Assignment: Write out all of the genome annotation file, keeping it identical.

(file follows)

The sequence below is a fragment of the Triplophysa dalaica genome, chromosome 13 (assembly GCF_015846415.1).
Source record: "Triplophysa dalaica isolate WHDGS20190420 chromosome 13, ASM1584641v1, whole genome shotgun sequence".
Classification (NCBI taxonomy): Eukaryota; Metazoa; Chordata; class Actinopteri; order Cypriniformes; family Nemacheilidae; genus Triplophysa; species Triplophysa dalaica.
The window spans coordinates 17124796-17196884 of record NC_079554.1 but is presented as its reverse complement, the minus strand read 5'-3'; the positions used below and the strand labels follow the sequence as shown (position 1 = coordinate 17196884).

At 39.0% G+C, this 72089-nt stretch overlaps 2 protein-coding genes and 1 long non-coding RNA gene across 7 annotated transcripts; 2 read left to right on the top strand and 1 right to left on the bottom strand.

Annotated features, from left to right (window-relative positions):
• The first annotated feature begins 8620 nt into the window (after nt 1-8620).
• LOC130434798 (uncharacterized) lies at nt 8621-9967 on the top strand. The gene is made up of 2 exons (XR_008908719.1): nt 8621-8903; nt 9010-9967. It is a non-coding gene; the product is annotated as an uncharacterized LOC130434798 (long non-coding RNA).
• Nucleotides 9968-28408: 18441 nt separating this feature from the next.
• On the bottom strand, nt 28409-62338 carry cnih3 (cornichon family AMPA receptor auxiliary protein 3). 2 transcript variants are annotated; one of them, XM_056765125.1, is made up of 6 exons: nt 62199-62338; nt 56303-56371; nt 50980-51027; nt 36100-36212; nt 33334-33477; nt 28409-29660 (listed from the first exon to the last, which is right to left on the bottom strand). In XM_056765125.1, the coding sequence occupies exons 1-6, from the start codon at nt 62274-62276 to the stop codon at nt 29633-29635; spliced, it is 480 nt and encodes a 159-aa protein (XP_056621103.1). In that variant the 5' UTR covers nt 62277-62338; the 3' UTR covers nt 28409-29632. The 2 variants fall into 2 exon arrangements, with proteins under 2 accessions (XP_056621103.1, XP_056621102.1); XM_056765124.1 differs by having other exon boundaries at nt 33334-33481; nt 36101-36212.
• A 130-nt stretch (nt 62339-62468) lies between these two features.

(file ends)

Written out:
The sequence below is a fragment of the Triplophysa dalaica genome, chromosome 13 (assembly GCF_015846415.1).
Source record: "Triplophysa dalaica isolate WHDGS20190420 chromosome 13, ASM1584641v1, whole genome shotgun sequence".
Classification (NCBI taxonomy): Eukaryota; Metazoa; Chordata; class Actinopteri; order Cypriniformes; family Nemacheilidae; genus Triplophysa; species Triplophysa dalaica.
The window spans coordinates 17124796-17196884 of record NC_079554.1 but is presented as its reverse complement, the minus strand read 5'-3'; the positions used below and the strand labels follow the sequence as shown (position 1 = coordinate 17196884).

At 39.0% G+C, this 72089-nt stretch overlaps 2 protein-coding genes and 1 long non-coding RNA gene across 7 annotated transcripts; 2 read left to right on the top strand and 1 right to left on the bottom strand.

Annotated features, from left to right (window-relative positions):
• The first annotated feature begins 8620 nt into the window (after nt 1-8620).
• LOC130434798 (uncharacterized) lies at nt 8621-9967 on the top strand. The gene is made up of 2 exons (XR_008908719.1): nt 8621-8903; nt 9010-9967. It is a non-coding gene; the product is annotated as an uncharacterized LOC130434798 (long non-coding RNA).
• Nucleotides 9968-28408: 18441 nt separating this feature from the next.
• On the bottom strand, nt 28409-62338 carry cnih3 (cornichon family AMPA receptor auxiliary protein 3). 2 transcript variants are annotated; one of them, XM_056765125.1, is made up of 6 exons: nt 62199-62338; nt 56303-56371; nt 50980-51027; nt 36100-36212; nt 33334-33477; nt 28409-29660 (listed from the first exon to the last, which is right to left on the bottom strand). In XM_056765125.1, the coding sequence occupies exons 1-6, from the start codon at nt 62274-62276 to the stop codon at nt 29633-29635; spliced, it is 480 nt and encodes a 159-aa protein (XP_056621103.1). In that variant the 5' UTR covers nt 62277-62338; the 3' UTR covers nt 28409-29632. The 2 variants fall into 2 exon arrangements, with proteins under 2 accessions (XP_056621103.1, XP_056621102.1); XM_056765124.1 differs by having other exon boundaries at nt 33334-33481; nt 36101-36212.
• A 130-nt stretch (nt 62339-62468) lies between these two features.